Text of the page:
I have a bias, I admit it. I am sensitive to studies with a subtext of “those stupid patients, what are we going to do about them?” Read the following rant with that in mind.
A pharmacy benefits manager a/k/a PBM funds a study of patients nonadherent to chronic prescription medication. The premise of the study, Effect of Reminder Devices on Medication Adherence: The REMIND Randomized Clinical Trial (hiding behind a paywall, by the way), is that “forgetfulness is a major contributor to nonadherence to chronic disease medications and could be addressed with medication reminder devices.” Thus, the intervention consisted of sending a population which included folks taking meds for schizophrenia and bipolar disorder either “a pill bottle strip with toggles, digital timer cap or standard pillbox” along with their mail order meds. There was of course a control group who received neither notification or a device. Surprise, surprise! Getting a prize in your Crackerjack box from your PBM does not improve medication adherence. Those stupid patients! Why won’t they do what’s good for them?
The distribution of prescription pharmaceuticals is beginning to take on some of the characteristics of online videos and music. Traditionally, access to prescriptions works as follows:
- Patient has a problem
- Patients sees his/her physician
- Physician diagnoses problem and writes prescription
- Patient takes prescription to traditional pharmacy or PBM-owned mail order company
- Pharmacy fills prescription with a drug manufactured by an FDA-regulated brand name or generic pharmaceutical company
- Patient takes medication
- If patient needs more medication after initial prescription and refills are exhausted, patient requests renewal from physician and repeats steps 4 to 7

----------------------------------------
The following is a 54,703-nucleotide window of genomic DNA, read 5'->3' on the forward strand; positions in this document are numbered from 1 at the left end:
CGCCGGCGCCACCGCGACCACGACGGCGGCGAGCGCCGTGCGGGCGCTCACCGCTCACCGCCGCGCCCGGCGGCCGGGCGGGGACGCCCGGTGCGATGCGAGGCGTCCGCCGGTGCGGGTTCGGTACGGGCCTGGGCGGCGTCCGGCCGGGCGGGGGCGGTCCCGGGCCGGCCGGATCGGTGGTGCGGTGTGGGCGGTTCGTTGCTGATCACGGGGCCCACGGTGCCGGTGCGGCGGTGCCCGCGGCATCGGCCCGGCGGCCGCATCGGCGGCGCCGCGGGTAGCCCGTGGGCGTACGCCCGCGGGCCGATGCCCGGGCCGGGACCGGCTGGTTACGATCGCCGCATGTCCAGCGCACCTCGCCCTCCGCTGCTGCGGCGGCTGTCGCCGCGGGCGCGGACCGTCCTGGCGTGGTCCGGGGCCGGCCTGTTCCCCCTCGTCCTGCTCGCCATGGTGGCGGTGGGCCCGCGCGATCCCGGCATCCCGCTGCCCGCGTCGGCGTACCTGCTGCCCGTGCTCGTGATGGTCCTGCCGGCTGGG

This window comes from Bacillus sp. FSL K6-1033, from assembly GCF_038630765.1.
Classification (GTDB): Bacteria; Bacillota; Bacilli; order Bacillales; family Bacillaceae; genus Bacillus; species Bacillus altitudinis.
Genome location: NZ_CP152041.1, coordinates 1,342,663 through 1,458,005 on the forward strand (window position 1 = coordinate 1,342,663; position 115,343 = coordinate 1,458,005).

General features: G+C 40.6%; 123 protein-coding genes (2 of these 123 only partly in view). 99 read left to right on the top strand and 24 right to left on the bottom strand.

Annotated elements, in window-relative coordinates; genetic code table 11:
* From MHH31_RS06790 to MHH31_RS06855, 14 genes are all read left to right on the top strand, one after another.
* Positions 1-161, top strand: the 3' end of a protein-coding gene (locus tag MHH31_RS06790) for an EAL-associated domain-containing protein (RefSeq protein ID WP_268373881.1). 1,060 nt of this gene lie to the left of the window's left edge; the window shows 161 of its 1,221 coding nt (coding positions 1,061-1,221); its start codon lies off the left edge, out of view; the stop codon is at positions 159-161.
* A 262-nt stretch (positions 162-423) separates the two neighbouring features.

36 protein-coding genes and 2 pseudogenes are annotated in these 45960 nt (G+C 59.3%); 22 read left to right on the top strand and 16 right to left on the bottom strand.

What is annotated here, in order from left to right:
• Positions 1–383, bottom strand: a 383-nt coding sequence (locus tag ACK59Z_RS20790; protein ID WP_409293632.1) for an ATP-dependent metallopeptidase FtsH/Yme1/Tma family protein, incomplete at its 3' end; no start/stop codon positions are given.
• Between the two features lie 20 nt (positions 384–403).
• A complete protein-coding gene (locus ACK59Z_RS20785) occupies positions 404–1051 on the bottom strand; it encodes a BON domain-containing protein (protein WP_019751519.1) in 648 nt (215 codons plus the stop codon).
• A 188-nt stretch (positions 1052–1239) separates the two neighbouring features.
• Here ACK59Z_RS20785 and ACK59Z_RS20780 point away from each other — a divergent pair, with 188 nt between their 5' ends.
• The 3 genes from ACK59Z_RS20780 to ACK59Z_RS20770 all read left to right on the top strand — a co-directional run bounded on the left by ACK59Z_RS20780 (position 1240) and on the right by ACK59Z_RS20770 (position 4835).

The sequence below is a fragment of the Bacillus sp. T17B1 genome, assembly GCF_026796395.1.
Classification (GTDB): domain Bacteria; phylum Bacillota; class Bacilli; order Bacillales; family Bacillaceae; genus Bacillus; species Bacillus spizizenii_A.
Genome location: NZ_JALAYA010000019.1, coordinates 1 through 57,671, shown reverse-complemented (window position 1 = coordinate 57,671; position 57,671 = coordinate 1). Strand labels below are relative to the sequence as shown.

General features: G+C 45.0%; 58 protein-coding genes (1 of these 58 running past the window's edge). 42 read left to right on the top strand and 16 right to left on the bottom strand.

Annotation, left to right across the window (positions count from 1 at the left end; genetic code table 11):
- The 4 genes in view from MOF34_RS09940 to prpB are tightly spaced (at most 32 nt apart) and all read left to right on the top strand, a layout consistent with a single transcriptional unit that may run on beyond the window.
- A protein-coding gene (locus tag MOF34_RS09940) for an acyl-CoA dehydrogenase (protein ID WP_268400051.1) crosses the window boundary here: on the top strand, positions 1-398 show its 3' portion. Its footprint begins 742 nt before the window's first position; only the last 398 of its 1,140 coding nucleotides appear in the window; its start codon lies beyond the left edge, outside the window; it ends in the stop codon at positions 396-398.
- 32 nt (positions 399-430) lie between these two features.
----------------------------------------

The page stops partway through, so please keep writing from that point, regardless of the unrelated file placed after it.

But steps 2 through 7 are breaking down. Instead of seeing their physicians, increasing numbers of patients are either going directly online to order from pharmacies or are borrowing pills from friends and family who’ve received prescriptions. According to MedPage Today (Adults Commonly Share Prescription Drugs with Friends and Family) almost 30 percent of adults reported sharing prescription medications with others. Younger people are the most likely to share.
Meanwhile, shady web-based pharmacies that don’t require prescriptions and often sell counterfeit drugs are becoming increasingly sophisticated and impressive. MarketMonitor estimates that about 1000 shady pharmacy sites generate an average of 100,000 hits per day each and that such pharmacies spend about $25 million per year on search advertising. An acquaintance who works in the pharmaceutical security business told me that these pharmacies aren’t what they used to be. In fact they are adopting marketing and customer service best practices that are used by legitimate vendors. Rather than going for a quick score, the web-based companies are looking for repeat business and word-of-mouth referrals by providing products that work, offering easy-to-navigate websites and low prices.